“It certainly seems like she’s testing the waters to see if she could put together the kind of enthusiasm that would allow one to run for president,” said the source, who requested anonymity in case he ends up working on another national campaign.

Tad Devine, a Democratic strategist who worked on Sen. Bernie SandersBernie SandersBiden's bipartisan deal faces Senate gauntlet Angst grips America's most liberal city Democrats warn shrinking Biden's spending plan could backfire MORE’s (I-Vt.) 2016 presidential campaign, said he doesn’t know what Warren is planning. But he said someone hoping to run for the White House needs to start early. 

Sanders road-tested his message nationally in 2014 when he traveled to California, New Hampshire, North Carolina, South Carolina and Mississippi.

“If you’re going to run for president, the more visibility you get the better. Raising money is critically important,” Devine said. 

Warren has been seen as a leading candidate for the Democratic nomination in 2020. 

She got a huge boost in publicity early this year, when Senate Majority Leader Mitch McConnellAddison (Mitch) Mitchell McConnellBiden's bipartisan deal faces Senate gauntlet The Hill's Morning Report - Presented by Facebook - Biden sets new vaccine mandate as COVID-19 cases surge Democrats warn shrinking Biden's spending plan could backfire MORE (R-Ky.) rebuked her on the Senate floor for criticizing now-Attorney General Jeff SessionsJefferson (Jeff) Beauregard SessionsWant to evaluate Donald Trump's judgment? Listen to Donald Trump Democrat stalls Biden's border nominee Garland strikes down Trump-era immigration court rule, empowering judges to pause cases MORE over his record on race.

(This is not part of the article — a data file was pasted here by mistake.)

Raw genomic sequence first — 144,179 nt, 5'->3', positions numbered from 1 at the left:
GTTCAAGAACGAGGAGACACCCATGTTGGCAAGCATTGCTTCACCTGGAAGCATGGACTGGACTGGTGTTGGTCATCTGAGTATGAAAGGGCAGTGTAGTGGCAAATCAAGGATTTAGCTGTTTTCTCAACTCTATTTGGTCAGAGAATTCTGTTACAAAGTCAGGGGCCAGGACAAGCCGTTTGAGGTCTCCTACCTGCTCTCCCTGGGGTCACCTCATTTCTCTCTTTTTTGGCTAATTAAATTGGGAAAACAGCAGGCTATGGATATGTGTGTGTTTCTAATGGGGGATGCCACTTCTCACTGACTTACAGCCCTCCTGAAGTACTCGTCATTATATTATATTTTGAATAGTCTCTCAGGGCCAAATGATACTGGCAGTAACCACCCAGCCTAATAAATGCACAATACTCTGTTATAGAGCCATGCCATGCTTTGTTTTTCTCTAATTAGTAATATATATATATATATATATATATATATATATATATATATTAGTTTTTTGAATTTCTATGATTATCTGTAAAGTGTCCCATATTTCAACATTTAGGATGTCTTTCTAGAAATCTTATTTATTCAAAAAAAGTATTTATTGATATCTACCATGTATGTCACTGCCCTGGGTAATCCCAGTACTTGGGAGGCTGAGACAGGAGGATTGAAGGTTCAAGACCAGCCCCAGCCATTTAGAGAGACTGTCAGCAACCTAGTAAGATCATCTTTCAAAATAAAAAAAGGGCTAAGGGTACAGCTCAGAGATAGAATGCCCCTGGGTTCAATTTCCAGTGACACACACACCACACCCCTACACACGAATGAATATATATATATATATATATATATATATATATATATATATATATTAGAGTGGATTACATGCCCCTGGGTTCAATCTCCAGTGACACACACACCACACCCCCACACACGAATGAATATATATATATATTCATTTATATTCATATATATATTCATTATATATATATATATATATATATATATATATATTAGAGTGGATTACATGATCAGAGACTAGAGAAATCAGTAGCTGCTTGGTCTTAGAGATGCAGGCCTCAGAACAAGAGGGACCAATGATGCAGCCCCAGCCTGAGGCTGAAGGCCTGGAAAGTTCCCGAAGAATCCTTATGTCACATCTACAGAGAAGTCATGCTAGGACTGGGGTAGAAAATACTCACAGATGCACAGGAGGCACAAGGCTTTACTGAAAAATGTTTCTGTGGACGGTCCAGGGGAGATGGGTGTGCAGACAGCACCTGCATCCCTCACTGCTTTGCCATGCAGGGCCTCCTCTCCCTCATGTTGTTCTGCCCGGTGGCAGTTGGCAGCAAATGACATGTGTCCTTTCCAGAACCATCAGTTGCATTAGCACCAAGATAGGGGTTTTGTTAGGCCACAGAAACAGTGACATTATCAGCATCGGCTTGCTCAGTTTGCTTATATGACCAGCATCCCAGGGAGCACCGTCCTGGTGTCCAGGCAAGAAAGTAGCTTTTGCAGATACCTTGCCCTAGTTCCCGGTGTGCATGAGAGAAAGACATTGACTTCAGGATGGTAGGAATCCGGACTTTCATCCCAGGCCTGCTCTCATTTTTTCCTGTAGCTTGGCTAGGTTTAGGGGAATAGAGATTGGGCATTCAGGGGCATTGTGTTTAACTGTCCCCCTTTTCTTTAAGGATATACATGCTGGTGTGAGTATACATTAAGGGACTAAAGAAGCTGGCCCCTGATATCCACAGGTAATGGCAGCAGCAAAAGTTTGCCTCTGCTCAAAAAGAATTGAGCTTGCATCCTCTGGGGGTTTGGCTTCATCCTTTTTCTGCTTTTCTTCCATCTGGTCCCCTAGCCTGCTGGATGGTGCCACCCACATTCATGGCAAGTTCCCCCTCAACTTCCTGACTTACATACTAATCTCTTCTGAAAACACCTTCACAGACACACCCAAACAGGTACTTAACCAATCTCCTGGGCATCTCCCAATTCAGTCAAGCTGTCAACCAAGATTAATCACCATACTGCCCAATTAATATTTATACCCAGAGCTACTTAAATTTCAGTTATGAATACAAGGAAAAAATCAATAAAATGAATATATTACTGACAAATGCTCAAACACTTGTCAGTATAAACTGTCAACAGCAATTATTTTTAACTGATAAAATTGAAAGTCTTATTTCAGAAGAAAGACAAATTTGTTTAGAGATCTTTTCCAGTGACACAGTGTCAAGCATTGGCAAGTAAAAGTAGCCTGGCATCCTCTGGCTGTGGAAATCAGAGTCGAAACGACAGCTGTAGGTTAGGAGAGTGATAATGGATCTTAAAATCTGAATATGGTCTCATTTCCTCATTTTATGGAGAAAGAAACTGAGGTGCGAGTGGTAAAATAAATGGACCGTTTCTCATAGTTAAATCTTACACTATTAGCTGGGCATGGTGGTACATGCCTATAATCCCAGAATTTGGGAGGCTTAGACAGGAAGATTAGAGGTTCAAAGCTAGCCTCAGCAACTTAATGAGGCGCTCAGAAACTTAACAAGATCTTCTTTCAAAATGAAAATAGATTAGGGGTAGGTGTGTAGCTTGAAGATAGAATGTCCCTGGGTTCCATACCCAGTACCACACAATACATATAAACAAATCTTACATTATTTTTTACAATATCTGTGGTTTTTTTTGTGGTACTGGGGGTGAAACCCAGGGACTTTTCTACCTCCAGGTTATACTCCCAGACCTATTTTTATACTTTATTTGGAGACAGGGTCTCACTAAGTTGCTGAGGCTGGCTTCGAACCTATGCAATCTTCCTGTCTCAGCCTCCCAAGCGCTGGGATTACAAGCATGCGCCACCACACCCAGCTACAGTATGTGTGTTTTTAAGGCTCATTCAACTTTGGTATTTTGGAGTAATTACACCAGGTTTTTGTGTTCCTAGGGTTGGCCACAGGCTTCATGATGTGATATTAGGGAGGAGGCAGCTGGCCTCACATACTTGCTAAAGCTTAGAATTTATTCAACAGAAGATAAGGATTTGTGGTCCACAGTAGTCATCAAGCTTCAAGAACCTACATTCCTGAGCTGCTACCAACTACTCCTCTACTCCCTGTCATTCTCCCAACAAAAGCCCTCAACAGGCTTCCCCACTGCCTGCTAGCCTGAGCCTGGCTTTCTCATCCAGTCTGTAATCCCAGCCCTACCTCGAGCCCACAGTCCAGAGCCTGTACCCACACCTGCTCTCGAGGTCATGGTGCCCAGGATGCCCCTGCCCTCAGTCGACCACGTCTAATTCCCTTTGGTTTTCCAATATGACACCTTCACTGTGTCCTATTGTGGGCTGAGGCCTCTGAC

Warren was stopped mid-speech while reading a 30-year-old letter from Coretta Scott King, the widow of slain civil rights hero Martin Luther King Jr., that protested Sessions’s earlier nomination to a federal court.

McConnell gave Warren a rallying call when he said that she had been warned for breaking Senate rules by criticizing Sessions, who at the time was also a senator, yet “nevertheless, she persisted.”

The phrase quickly spread on social media and turned Warren into a symbol of the resistance to Trump, something that has energized the Democratic Party’s liberal base. Warren ended up doing 27 separate interviews the day after the Senate rebuke. 

Republicans say they would love to make Warren the national face of the Democratic Party, arguing that she’s too far left for most of the country.

“Having the most liberal member of the U.S. Senate from Massachusetts run in the Democrat primary and be the Democrat nominee would not make me unhappy,” said Chip Saltsman, a GOP strategist who managed former Arkansas Gov. Mike Huckabee’s 2008 presidential campaign.